Mercedes-Benz G-Class

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The Mercedes-Benz G-Class or G-Wagen (as it was called from 1979 to 1994), short for Geländewagen (or cross-country vehicle), is a four-wheel drive vehicle / sport utility vehicle (SUV) produced by Steyr-Puch (now Magna Steyr) in Austria for German automaker Mercedes-Benz. The G-wagen is characterized by its boxy styling and body-on-frame construction. It uses three fully-locking differentials, one of the few vehicles to have such a feature. Despite the introduction of an intended replacement, the unibody crossover SUV Mercedes-Benz GL-Class in 2006, the G-Class is still in production and is the longest produced Mercedes-Benz in Daimler's history, with a span of 32 years.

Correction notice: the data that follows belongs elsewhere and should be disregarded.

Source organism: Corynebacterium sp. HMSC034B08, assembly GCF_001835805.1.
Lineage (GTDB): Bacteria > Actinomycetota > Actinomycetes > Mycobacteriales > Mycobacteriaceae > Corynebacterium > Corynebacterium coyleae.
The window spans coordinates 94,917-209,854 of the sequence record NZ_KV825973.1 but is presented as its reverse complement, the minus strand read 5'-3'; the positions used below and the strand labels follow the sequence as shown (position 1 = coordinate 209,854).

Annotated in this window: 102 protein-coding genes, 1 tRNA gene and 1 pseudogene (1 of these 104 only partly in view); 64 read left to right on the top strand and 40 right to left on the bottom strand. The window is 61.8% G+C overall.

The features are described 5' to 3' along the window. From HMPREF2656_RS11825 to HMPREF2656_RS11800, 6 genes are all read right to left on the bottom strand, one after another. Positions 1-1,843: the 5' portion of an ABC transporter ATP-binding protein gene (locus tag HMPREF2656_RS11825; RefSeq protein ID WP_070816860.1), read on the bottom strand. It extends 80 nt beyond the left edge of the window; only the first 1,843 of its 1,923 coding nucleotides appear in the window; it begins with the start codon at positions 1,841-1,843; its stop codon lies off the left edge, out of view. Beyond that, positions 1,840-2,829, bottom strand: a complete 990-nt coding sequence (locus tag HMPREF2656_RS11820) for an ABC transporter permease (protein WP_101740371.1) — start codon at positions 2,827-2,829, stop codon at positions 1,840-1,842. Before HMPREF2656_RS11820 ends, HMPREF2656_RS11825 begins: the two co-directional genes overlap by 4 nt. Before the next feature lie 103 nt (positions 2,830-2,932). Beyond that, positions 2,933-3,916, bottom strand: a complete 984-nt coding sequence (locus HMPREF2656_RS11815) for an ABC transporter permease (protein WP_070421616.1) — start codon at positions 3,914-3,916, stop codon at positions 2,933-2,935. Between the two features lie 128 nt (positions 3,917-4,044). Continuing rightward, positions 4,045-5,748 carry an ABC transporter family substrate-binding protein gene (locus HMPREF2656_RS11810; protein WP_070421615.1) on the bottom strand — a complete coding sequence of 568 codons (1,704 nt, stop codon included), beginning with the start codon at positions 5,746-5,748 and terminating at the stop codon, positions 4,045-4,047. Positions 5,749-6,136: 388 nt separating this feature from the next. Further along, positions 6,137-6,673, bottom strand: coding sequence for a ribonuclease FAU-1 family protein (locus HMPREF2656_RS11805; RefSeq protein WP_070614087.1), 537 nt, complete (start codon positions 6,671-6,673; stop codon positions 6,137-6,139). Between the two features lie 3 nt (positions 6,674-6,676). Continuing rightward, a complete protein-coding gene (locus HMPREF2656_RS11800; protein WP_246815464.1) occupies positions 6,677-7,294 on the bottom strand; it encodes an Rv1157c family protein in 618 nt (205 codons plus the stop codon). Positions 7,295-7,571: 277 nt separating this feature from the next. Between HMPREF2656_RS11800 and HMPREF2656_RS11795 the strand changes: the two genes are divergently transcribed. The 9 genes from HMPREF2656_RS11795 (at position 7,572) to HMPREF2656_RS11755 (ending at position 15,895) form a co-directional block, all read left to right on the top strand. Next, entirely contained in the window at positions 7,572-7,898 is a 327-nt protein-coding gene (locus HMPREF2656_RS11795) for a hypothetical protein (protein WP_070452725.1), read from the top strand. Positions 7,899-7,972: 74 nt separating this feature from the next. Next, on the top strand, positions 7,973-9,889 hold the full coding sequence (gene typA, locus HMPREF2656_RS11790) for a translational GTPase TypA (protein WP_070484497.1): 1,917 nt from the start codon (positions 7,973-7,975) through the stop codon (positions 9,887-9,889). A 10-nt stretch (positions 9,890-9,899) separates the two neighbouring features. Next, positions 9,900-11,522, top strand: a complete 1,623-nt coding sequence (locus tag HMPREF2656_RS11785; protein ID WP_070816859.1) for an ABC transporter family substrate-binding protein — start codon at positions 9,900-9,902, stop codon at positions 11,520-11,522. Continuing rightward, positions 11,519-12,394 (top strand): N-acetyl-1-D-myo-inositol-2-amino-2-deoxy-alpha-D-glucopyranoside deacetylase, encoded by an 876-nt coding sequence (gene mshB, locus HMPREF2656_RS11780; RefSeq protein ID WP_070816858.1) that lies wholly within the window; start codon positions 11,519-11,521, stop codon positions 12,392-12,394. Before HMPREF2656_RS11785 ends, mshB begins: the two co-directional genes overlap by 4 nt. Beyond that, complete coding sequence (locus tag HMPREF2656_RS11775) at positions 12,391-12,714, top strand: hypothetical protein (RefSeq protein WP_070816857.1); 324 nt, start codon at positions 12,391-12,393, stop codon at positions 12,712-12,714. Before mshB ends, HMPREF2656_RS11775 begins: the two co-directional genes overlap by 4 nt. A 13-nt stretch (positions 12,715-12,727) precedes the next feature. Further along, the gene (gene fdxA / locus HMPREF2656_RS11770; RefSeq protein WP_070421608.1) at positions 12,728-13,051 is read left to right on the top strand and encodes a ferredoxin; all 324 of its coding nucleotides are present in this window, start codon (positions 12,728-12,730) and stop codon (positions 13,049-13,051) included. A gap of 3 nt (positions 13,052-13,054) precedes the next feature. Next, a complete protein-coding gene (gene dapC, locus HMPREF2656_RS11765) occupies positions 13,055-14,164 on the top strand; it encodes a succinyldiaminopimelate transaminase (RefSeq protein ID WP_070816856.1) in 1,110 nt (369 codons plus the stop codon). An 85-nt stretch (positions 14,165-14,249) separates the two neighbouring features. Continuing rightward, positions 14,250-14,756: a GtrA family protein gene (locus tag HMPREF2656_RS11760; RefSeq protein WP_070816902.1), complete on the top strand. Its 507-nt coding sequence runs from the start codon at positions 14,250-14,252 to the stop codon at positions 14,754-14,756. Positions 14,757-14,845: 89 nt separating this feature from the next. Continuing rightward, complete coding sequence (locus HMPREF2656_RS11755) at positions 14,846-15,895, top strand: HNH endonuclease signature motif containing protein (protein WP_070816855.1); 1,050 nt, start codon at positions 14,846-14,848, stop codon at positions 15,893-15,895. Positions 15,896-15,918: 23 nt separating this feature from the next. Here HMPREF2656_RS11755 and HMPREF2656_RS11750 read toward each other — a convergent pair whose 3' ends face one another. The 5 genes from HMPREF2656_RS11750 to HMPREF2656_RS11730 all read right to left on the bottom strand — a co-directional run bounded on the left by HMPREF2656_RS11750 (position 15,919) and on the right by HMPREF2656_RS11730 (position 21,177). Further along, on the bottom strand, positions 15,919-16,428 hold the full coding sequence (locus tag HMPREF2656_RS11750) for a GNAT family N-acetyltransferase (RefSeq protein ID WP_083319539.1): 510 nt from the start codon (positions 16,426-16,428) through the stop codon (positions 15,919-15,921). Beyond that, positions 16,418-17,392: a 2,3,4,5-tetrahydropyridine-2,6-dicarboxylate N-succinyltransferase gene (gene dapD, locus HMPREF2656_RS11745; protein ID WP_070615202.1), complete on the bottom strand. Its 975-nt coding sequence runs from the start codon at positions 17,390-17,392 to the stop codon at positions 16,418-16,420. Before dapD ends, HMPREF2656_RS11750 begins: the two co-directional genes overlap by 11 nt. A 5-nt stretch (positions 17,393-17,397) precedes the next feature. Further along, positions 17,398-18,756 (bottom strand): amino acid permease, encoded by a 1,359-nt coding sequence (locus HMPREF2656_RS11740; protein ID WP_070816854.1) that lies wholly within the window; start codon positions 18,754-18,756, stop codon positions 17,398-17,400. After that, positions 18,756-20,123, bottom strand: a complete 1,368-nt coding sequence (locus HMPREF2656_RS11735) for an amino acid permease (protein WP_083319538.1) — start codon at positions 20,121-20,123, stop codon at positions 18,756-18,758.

The G-class was developed as a military vehicle from a suggestion by the Shah of Iran (at the time a great shareholder) to Mercedes and offered as a civilian version in 1979. The G-class replaced the cheaper Volkswagen Iltis in 1990. In this role it is sometimes referred to as the "Wolf" and LAPV Enok. The G-Class has been sold under the Puch name in certain markets, and the Peugeot P4 is a variant made under license, with a Peugeot engine and different parts.

Read more about Mercedes-Benz G-Class:  History, G-Wagen 460 and 461, G-Class 463, Military Operators, Body Styles, Motorsport

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